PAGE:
An Anne Arundel County judge on Tuesday found Blaine Young, the former president of the Frederick County Board of County Commissioners, guilty of three prostitution-related counts.
District Judge H. Richard Duden III then gave Young probation before judgment. In court, Duden also said Young would pay $200 in court costs and fines. However, in a phone interview later, Young said court papers actually listed that total as $142.50.
“I’m sorry for any embarrassment I’ve caused,” Young said tearfully in court before his sentencing, adding that he wanted to be a good citizen.
In a probation before judgment disposition, a defendant can have the conviction stricken from his record upon successful completion of probation.
In a phone interview after the trial, Young said that he was pleased that the judge granted him the opportunity to have the guilty finding removed from his record through probation before judgment. The media coverage of the charges, however, would be something he would carry with him, he added.
“I’ve got no one to blame but myself,” he said. “And I’ll be trying to make right with a lot of people for the rest of my life.”
A fourth count of prostitution against Young was dismissed.
Anne Arundel County police said Young, 44, and five other people were arrested and charged as part of a police prostitution sting on Feb. 18 at a hotel near BWI airport.
An undercover detective posed as a prostitute and took out an ad on a website known to arrange transactions with prostitutes.
Prosecutors say Young responded to the ad and met the officer at a hotel, Aloft BWI Airport, to exchange sex for money, $60.
The undercover detective testified at trial that Young entered and quickly began to undress. He told her that he didn’t have much time. She asked him what he wanted and Young inquired what she did. The undercover officer said she responded everything. She then asked if he wanted sex and he said yes, according to the officer.
Young, however, said in court that he never brought up sex and he went to the hotel to get a massage.
He had been driving part time for his former taxi company, he said, and was going to pick a fare up from the airport. Young was a co-owner of Yellow Cab.
He was waiting for the client at a Shell station near the airport and he mentioned to other drivers waiting there that he was having foot and neck pain, he said.
Another cab driver said that he knew an attractive blonde in the area who gave good massages. Young said he entered the terms “BWI,” “massage” and “blonde” into a search engine on his cellphone and found the ad that led him to the undercover officer, according to his testimony.
Young said he called to see if he would have enough time for a massage and when he learned that the person he believed to be a masseuse was nearby, he went to meet her. He paid her the $60 she requested, thinking it was for a massage, and he was arrested.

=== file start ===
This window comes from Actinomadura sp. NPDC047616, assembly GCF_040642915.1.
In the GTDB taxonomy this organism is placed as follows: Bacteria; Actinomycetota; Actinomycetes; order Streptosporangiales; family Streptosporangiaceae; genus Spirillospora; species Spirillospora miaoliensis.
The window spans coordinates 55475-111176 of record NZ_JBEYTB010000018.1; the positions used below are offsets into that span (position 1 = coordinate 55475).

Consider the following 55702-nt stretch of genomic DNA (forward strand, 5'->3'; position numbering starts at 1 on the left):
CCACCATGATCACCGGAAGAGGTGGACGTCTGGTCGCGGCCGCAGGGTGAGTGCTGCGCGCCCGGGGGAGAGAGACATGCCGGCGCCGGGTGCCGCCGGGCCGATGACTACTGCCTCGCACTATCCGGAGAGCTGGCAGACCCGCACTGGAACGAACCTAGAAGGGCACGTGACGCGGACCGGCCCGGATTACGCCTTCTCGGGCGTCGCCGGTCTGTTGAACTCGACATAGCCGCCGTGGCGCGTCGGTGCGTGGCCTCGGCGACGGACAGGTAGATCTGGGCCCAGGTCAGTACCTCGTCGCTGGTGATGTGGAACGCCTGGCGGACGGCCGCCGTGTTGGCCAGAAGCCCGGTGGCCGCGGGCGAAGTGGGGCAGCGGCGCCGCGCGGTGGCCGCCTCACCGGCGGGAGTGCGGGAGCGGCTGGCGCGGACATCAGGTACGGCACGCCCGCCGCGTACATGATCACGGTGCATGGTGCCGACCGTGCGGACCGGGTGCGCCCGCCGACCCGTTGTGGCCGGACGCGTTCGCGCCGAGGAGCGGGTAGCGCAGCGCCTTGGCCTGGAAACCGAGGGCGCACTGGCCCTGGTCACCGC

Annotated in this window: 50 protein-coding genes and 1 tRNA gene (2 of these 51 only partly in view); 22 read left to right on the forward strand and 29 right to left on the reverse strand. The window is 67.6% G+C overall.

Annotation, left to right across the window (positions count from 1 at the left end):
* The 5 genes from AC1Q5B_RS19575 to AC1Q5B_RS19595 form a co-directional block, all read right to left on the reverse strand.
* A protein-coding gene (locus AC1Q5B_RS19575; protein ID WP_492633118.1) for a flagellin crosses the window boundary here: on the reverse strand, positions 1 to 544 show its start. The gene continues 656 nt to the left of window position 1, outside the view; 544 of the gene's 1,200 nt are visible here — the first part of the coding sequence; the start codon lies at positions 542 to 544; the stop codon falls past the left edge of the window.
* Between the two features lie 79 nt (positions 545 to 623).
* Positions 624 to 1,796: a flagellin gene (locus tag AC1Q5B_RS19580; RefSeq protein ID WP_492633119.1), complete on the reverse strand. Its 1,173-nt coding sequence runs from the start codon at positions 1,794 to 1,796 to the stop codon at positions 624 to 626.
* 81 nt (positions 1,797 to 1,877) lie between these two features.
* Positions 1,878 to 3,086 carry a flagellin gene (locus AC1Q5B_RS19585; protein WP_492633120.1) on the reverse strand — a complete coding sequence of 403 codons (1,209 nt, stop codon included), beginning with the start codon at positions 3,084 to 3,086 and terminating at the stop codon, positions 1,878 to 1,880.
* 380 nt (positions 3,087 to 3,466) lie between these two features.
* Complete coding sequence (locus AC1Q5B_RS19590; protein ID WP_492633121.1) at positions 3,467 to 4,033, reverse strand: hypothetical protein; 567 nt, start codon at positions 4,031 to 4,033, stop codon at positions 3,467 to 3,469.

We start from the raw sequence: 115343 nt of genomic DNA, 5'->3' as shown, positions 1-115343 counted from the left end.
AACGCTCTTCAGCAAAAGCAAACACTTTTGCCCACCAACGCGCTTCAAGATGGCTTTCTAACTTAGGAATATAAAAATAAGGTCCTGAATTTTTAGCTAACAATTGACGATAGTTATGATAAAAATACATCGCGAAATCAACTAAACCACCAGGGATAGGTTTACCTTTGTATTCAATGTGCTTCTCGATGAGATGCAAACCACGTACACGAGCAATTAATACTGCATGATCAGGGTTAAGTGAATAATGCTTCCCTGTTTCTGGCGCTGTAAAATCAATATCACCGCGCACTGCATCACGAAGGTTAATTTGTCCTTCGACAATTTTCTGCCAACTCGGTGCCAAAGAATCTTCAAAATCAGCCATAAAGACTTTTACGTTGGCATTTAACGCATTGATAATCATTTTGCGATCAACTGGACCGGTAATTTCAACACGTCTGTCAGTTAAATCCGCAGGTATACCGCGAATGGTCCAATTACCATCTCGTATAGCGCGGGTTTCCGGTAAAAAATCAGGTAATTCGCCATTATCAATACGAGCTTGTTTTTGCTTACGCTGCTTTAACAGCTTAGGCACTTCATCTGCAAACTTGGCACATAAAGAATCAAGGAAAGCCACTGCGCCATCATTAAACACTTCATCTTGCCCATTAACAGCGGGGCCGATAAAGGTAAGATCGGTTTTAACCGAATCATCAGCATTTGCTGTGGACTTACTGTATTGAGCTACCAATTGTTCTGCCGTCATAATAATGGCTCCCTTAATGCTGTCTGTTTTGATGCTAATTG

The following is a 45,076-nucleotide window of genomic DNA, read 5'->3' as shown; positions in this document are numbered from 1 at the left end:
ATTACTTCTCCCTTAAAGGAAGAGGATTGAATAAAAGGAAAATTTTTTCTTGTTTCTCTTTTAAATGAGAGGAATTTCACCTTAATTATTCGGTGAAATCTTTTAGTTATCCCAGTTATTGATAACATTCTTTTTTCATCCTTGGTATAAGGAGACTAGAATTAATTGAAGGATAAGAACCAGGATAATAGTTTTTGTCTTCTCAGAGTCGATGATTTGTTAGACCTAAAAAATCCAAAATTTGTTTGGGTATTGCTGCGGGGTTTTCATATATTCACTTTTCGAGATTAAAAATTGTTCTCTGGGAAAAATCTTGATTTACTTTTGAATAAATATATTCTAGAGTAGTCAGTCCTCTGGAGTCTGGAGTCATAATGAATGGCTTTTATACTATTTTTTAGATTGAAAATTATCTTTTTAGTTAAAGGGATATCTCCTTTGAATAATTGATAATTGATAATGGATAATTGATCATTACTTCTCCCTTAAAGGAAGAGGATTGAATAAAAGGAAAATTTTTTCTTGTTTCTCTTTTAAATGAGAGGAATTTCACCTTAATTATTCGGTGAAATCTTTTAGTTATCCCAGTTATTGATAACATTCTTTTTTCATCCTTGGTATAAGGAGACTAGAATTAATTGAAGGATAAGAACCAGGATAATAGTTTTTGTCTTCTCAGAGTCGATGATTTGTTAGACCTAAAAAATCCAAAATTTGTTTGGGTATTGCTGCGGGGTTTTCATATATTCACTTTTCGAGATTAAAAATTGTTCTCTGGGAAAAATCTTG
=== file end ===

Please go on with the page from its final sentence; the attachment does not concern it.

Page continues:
When prosecutor Natalie D’Antonio asked him about a Facebook post in which he apologized for his actions and referenced “demons to deal with and conquer,” Young said that was not an admission of guilt, but expression of remorse for what he had put his then-fiancee, children and family through.
Duden said he did not believe Young’s version of events. Young should have reasonably concluded, he said, that the ad — which referenced fetishes and contained an image of a woman in a thong — was an ad for prostitution, not massages.
“A 12-year-old boy can look at that ad and know what it’s about,” the judge said.
Young’s public apology “sealed it” in terms of finding Young guilty, Duden said.
Young was elected to the Board of County Commissioners in 2010 and lost a bid for county executive in November 2014.
He resigned as a member of the Frederick County Planning Commission in January 2015 after a public battle with County Executive Jan Gardner in late 2014.
Frederick resident and activist Steve Bruns attended the trial wearing a bright yellow shirt with Young’s name within a circle. A slash went through Young’s name as a “no” symbol.
Bruns said he was at the hearing hoping to “see justice done.”
“This man, Blaine Young, has been a blight on Frederick County. He’s an embarrassment to the state of Maryland,” he said.
Bruns said he and Young had a contentious relationship at public hearings.
Young’s attorney, Peter Sean O’Neill, offered the judge a lengthy list of Young’s civic engagement, including his work in public office and participation in clubs such as the Elks Lodge. Young had also received counseling through his church.
“He has done much more than the average citizen will do to improve the community,” O’Neill said.
Tuesday’s trial was not the first time Young has been embroiled in prostitution allegations. His name came up during the Madam Angelika Potter’s Corporate Affair escort service “black book” case. His name was written on an index card with a note that he “likes it rough,” according to a 2001 Frederick News-Post report.
Young said at the time that he hired the women to dance at parties, not have sex.